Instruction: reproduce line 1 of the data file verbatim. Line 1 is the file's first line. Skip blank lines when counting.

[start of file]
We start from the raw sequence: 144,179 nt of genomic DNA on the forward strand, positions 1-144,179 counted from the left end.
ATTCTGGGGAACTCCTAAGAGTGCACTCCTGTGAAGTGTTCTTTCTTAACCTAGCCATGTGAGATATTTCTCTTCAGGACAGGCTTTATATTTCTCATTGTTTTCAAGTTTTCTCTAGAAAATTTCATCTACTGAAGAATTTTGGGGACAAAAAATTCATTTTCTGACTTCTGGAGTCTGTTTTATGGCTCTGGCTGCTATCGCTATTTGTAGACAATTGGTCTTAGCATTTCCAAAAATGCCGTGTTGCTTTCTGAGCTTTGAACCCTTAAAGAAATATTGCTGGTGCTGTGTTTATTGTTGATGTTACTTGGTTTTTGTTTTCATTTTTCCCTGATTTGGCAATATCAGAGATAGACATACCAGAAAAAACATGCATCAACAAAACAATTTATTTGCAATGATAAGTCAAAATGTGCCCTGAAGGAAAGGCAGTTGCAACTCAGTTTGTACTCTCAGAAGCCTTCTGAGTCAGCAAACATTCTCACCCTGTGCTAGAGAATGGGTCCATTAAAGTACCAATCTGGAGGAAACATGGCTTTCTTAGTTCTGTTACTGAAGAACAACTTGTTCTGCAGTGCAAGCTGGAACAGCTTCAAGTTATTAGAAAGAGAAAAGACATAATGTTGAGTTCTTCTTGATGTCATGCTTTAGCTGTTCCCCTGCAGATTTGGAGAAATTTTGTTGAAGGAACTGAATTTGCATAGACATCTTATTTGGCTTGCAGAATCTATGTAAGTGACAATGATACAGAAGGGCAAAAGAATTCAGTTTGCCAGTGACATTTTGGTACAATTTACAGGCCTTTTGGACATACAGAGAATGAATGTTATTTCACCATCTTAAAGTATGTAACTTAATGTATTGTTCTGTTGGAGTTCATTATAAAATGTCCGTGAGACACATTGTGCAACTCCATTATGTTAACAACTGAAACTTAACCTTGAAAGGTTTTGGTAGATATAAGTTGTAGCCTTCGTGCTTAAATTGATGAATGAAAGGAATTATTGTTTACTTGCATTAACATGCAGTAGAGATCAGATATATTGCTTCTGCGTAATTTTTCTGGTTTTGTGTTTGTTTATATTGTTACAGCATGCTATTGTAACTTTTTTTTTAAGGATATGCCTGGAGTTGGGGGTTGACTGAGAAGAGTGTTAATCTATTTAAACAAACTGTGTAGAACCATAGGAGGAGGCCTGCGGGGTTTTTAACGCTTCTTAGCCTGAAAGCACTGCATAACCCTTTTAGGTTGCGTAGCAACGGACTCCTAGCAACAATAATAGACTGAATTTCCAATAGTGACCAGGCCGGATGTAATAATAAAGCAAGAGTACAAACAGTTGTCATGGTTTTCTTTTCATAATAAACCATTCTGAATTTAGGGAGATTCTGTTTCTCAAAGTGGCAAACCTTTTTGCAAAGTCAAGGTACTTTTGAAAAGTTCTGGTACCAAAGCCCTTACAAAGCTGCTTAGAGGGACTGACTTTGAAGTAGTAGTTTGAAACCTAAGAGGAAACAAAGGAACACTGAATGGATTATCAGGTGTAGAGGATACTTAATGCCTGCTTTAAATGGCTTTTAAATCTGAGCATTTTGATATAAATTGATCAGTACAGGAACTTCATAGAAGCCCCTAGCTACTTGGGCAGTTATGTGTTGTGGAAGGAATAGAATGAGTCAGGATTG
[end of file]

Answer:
We start from the raw sequence: 144,179 nt of genomic DNA on the forward strand, positions 1-144,179 counted from the left end.